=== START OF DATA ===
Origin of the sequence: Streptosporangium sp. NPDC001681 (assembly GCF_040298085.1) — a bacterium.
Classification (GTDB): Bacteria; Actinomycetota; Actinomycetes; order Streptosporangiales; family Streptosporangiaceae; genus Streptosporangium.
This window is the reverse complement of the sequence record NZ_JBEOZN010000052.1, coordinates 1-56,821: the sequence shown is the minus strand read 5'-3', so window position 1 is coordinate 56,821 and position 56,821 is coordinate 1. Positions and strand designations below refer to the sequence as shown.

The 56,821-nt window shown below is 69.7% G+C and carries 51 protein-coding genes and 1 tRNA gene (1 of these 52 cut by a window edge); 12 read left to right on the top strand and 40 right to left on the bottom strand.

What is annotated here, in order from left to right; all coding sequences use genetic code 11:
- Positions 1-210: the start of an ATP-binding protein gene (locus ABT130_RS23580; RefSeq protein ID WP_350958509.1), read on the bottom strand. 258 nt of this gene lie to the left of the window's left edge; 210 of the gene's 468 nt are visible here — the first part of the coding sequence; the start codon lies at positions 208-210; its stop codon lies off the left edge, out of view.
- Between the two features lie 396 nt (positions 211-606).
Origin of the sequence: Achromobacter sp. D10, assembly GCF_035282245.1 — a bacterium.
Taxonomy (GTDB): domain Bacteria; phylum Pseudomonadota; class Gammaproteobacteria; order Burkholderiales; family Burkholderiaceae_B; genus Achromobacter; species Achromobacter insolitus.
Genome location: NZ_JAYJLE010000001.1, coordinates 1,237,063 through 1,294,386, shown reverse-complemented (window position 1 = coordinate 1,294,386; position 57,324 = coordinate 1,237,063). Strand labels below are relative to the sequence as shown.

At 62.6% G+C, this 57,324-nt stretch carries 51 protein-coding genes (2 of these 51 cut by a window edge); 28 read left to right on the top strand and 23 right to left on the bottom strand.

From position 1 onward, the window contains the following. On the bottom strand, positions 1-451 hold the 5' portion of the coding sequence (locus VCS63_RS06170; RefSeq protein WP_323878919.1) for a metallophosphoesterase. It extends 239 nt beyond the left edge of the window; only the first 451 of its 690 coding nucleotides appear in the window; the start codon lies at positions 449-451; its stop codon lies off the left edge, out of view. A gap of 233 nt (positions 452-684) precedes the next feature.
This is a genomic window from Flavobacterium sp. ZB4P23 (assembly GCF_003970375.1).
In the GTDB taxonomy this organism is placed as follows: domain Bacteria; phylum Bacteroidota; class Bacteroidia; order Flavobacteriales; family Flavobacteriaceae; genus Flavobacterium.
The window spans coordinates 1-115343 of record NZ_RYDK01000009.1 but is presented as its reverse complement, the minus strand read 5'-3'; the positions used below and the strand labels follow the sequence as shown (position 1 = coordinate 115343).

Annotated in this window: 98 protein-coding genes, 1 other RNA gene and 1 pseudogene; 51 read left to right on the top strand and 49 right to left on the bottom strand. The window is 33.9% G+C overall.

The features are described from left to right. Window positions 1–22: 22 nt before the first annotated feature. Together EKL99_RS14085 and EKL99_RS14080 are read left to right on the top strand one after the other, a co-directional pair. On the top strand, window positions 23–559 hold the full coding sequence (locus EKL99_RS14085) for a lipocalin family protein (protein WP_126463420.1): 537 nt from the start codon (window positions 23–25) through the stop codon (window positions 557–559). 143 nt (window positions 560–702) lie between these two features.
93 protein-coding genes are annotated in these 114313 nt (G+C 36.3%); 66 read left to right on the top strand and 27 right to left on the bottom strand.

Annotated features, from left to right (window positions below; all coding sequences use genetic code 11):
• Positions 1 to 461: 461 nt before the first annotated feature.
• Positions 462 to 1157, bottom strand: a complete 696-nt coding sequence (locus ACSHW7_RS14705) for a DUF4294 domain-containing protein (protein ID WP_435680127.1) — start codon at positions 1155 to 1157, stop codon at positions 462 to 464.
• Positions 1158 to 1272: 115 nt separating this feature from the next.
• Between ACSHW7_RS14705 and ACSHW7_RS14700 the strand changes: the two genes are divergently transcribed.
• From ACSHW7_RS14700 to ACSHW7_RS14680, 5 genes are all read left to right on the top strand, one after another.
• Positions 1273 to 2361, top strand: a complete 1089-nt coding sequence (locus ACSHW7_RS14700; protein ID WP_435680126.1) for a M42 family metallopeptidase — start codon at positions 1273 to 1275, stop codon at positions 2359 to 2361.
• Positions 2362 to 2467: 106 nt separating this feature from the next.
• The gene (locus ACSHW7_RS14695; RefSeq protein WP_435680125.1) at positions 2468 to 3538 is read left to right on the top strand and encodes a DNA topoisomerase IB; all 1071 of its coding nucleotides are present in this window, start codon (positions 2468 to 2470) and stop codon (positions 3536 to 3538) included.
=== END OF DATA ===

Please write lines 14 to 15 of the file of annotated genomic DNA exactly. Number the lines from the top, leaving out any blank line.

In the GTDB taxonomy this organism is placed as follows: domain Bacteria; phylum Bacteroidota; class Bacteroidia; order Flavobacteriales; family Flavobacteriaceae; genus Flavobacterium.
The window spans coordinates 1-115343 of record NZ_RYDK01000009.1 but is presented as its reverse complement, the minus strand read 5'-3'; the positions used below and the strand labels follow the sequence as shown (position 1 = coordinate 115343).